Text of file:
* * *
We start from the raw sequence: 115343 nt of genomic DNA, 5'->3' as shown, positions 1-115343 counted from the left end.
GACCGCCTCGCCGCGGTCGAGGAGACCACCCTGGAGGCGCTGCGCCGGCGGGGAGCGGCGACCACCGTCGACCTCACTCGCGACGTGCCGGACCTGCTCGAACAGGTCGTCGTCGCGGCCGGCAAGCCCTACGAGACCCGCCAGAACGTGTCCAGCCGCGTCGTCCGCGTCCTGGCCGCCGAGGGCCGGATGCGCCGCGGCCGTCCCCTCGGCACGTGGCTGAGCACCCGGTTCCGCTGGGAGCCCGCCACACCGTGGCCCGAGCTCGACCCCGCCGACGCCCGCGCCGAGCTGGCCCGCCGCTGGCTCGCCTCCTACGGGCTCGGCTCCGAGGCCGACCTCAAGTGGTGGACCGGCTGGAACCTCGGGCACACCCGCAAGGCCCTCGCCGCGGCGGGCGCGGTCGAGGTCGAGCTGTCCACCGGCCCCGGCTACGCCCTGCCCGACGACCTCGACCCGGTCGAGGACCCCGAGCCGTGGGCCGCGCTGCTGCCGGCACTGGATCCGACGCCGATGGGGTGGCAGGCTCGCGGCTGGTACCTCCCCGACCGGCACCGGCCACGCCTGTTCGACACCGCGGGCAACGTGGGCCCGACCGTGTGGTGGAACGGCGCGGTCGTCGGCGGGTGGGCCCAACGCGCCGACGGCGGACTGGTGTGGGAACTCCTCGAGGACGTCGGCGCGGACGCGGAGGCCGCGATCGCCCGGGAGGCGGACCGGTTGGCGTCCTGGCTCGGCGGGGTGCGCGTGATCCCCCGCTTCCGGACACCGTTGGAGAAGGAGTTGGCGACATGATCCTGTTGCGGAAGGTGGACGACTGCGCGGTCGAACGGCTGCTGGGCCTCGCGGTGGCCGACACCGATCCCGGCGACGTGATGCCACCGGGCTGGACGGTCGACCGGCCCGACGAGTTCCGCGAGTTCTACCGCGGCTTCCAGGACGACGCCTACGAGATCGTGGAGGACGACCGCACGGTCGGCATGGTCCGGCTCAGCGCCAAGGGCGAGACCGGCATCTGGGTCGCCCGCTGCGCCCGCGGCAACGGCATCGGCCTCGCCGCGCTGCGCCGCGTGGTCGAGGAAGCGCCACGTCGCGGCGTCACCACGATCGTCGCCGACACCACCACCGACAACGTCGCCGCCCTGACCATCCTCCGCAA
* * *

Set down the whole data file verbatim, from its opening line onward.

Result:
We start from the raw sequence: 115343 nt of genomic DNA, 5'->3' as shown, positions 1-115343 counted from the left end.
GACCGCCTCGCCGCGGTCGAGGAGACCACCCTGGAGGCGCTGCGCCGGCGGGGAGCGGCGACCACCGTCGACCTCACTCGCGACGTGCCGGACCTGCTCGAACAGGTCGTCGTCGCGGCCGGCAAGCCCTACGAGACCCGCCAGAACGTGTCCAGCCGCGTCGTCCGCGTCCTGGCCGCCGAGGGCCGGATGCGCCGCGGCCGTCCCCTCGGCACGTGGCTGAGCACCCGGTTCCGCTGGGAGCCCGCCACACCGTGGCCCGAGCTCGACCCCGCCGACGCCCGCGCCGAGCTGGCCCGCCGCTGGCTCGCCTCCTACGGGCTCGGCTCCGAGGCCGACCTCAAGTGGTGGACCGGCTGGAACCTCGGGCACACCCGCAAGGCCCTCGCCGCGGCGGGCGCGGTCGAGGTCGAGCTGTCCACCGGCCCCGGCTACGCCCTGCCCGACGACCTCGACCCGGTCGAGGACCCCGAGCCGTGGGCCGCGCTGCTGCCGGCACTGGATCCGACGCCGATGGGGTGGCAGGCTCGCGGCTGGTACCTCCCCGACCGGCACCGGCCACGCCTGTTCGACACCGCGGGCAACGTGGGCCCGACCGTGTGGTGGAACGGCGCGGTCGTCGGCGGGTGGGCCCAACGCGCCGACGGCGGACTGGTGTGGGAACTCCTCGAGGACGTCGGCGCGGACGCGGAGGCCGCGATCGCCCGGGAGGCGGACCGGTTGGCGTCCTGGCTCGGCGGGGTGCGCGTGATCCCCCGCTTCCGGACACCGTTGGAGAAGGAGTTGGCGACATGATCCTGTTGCGGAAGGTGGACGACTGCGCGGTCGAACGGCTGCTGGGCCTCGCGGTGGCCGACACCGATCCCGGCGACGTGATGCCACCGGGCTGGACGGTCGACCGGCCCGACGAGTTCCGCGAGTTCTACCGCGGCTTCCAGGACGACGCCTACGAGATCGTGGAGGACGACCGCACGGTCGGCATGGTCCGGCTCAGCGCCAAGGGCGAGACCGGCATCTGGGTCGCCCGCTGCGCCCGCGGCAACGGCATCGGCCTCGCCGCGCTGCGCCGCGTGGTCGAGGAAGCGCCACGTCGCGGCGTCACCACGATCGTCGCCGACACCACCACCGACAACGTCGCCGCCCTGACCATCCTCCGCAA